Hittin' the road to a Single Billing Office

Deciding whether to consolidate into a Single Billing Office (SBO) model can be a lot like planning a road trip with friends. Splitting gas money and staying in the same hotel sounds like a really good idea, but after three hours of carpool karaoke, you might be starting to have doubts.

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Being able to manage and adapt are important skills on any journey, including an SBO transition, which brings hospital and professional stakeholders together. At least you don’t have to worry if anyone snores or leaves the toilet seat up.

To prepare for your road trip, here are three main areas to consider when thinking about your journey to SBO.

Your driver: What are your main ROI drivers for SBO?

One of the first items of business on any road trip is to determine who’s driving. The same goes for your SBO journey.

Immediate drivers when evaluating your self-pay A/R inventory, your related pursuit strategies, and whether or not to implement a single patient statement are:

  • Cost to collect (staff, outsource vendors, technology investments)
  • Collecting with compassion (policies)
  • Collection ratio

To make an informed decision about these drivers, it’s critical to know both the current value of your outsource collection and IT-vendor partners. You’ll also want to examine your in-house staffing and projected revenue impact of cost-cutting measures.

While these are not common times, it’s not uncommon for Nordic to help design and implement a self-pay management strategy that is both compassionate and collaborative for your patients. It can also influence your key metrics to the tune of more than 100% reduction in bad debt transfers, substantial vendor cost savings, and improved workflow efficiencies through precise segmentation strategies for high-value accounts and automation of collections for low-value accounts.

Your route: Just how integrated do you want to be?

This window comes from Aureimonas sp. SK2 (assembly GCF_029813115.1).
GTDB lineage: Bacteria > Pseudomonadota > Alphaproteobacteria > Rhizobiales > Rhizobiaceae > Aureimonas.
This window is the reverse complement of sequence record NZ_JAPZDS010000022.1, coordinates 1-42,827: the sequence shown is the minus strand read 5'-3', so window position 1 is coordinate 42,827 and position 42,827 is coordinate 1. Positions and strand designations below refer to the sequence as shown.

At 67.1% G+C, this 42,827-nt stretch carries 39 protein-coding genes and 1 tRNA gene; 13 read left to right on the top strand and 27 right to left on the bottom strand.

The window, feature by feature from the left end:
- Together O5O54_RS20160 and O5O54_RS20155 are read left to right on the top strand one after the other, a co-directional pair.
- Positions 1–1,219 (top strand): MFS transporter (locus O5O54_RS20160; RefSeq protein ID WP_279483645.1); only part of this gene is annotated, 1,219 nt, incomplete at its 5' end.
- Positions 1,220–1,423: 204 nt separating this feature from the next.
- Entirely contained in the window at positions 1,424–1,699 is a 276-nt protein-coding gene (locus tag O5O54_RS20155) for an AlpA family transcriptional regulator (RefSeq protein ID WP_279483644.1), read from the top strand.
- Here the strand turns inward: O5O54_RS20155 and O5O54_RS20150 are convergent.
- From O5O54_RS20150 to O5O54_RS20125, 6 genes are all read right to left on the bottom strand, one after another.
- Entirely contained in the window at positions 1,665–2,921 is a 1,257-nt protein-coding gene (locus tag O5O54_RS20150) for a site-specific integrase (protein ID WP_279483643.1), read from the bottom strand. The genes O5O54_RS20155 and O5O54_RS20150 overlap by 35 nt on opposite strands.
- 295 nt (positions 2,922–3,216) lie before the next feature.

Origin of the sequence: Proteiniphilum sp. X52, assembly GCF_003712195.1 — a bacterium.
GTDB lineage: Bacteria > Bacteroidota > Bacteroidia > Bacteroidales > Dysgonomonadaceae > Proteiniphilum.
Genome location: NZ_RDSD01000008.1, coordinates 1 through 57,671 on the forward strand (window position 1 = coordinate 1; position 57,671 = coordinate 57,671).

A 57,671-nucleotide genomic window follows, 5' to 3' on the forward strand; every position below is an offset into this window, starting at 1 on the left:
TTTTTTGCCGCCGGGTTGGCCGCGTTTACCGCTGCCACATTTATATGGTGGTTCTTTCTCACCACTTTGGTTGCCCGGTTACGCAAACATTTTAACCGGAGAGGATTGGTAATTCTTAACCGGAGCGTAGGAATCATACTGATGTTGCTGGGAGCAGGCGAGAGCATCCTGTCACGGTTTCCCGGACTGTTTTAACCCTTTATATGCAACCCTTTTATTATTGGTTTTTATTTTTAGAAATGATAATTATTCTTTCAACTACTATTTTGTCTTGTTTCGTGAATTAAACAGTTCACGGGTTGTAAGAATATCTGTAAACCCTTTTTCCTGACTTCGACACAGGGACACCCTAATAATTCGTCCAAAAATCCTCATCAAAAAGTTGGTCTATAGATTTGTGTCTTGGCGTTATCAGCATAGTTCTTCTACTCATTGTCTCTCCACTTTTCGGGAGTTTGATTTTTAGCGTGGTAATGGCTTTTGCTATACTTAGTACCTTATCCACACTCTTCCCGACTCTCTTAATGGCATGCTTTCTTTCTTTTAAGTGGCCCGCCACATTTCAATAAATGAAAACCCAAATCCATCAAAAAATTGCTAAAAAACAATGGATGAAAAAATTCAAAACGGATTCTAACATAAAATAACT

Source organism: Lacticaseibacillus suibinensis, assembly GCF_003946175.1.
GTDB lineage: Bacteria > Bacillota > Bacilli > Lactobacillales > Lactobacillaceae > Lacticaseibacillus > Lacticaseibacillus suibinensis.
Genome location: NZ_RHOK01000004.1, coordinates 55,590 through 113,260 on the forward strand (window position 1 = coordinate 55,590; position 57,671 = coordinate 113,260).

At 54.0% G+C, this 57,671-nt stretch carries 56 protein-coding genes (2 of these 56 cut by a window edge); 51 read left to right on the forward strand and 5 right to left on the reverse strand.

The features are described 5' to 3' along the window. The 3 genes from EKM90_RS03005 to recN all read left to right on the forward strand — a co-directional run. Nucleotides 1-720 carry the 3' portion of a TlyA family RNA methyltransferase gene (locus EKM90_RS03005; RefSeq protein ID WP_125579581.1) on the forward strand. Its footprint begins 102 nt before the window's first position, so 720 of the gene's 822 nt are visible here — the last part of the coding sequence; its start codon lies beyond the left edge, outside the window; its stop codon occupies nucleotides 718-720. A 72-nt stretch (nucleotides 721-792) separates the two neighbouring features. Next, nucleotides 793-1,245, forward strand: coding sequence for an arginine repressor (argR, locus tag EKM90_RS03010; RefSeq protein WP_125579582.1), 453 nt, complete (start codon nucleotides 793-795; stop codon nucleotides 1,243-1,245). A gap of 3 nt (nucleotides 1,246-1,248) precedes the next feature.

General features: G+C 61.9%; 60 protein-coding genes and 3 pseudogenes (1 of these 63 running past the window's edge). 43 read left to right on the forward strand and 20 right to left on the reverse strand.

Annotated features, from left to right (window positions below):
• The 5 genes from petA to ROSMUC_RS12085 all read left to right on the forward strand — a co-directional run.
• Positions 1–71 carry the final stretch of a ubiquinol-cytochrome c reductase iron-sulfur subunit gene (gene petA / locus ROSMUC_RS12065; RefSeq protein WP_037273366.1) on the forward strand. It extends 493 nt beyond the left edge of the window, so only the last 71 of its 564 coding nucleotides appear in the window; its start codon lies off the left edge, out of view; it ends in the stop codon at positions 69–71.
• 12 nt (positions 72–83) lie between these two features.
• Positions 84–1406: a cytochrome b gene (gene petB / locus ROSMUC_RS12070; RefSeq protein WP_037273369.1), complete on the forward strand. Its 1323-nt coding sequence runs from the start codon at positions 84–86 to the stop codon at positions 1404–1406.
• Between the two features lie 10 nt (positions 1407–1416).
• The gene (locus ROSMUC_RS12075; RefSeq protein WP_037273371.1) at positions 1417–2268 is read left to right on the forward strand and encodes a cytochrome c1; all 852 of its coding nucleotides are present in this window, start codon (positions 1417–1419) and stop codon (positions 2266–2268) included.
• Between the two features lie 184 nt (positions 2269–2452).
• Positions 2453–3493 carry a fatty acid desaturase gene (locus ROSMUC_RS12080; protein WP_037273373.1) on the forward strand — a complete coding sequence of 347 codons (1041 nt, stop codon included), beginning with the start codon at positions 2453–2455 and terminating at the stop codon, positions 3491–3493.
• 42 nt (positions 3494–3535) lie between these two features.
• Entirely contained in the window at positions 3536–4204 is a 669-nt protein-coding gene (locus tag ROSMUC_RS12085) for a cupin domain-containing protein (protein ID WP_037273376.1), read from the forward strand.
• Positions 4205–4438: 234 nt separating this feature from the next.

Depending on how it’s applied – operationally or technically – the term “Single Billing Office” can have very different connotations. Let’s start with the technical scope of SBO, which essentially consolidates self-pay functions in Epic to a unified set of tools and workflows. The three core components are:

  • Single Statement: Professional and technical balances are sent on a single statement to guarantors.
  • Single Payments/Payment Plans: Guarantors can make a single payment on outstanding balances and set up unified payment plans.
  • Unified Workflows: The same set of tools within Epic are used to manage technical and professional self-pay balances.

That’s the technical definition of Epic SBO, but what does that truly mean for your organization’s operations? An operational move to SBO can be limited to supporting the basic technical needs around consolidating self-pay functions to a single set of staff and standardizing self-pay policies between professional and technical areas.

However, some organizations look to bring all professional and hospital billing functions under a single roof and potentially even set up a new physical space for staff. A lot of gray area lies between those two scoping extremes. Clearly defining an end state for integration is a key initial scoping item. If a more consolidated structure overall is beneficial to your organization outside of solely self-pay, a conversion to SBO is a great time to consider making those moves.

Your Destination: What should success look like?

There are two potential paths to SBO, which vary widely depending on your resource and timeline requirements. If you are not yet live on Epic revenue cycle applications, choosing to pursue SBO during your initial implementation has a negligible impact to the timeline and resource needs. Alternatively, if you are already live on the Epic revenue cycle, an SBO transition is a large undertaking that can take 6-9 months as a stand-alone project and requires multiple dedicated resources.

The general rule of thumb here is to strongly consider implementing Epic SBO during your initial implementation if there is any desire to move that direction in the future. If it isn’t possible to enable SBO during your initial implementation, consider implementing a single service area during your initial implementation to allow the use of a single guarantor account. This is a prerequisite for fully realizing the benefits of SBO, if you plan to do so in the future.

Just as much as everyone loves a good road trip, every patient loves a single statement. But just as each road trip is an experience in itself, so is an SBO journey. No two are alike and all require a tailored approach where operations is driving and IT has a reliable map!

No matter where you’re at on your SBO road trip, Nordic can help you navigate it. If you’re interested how we can make this journey more stress-free, let’s talk.




Topics: Performance Improvement

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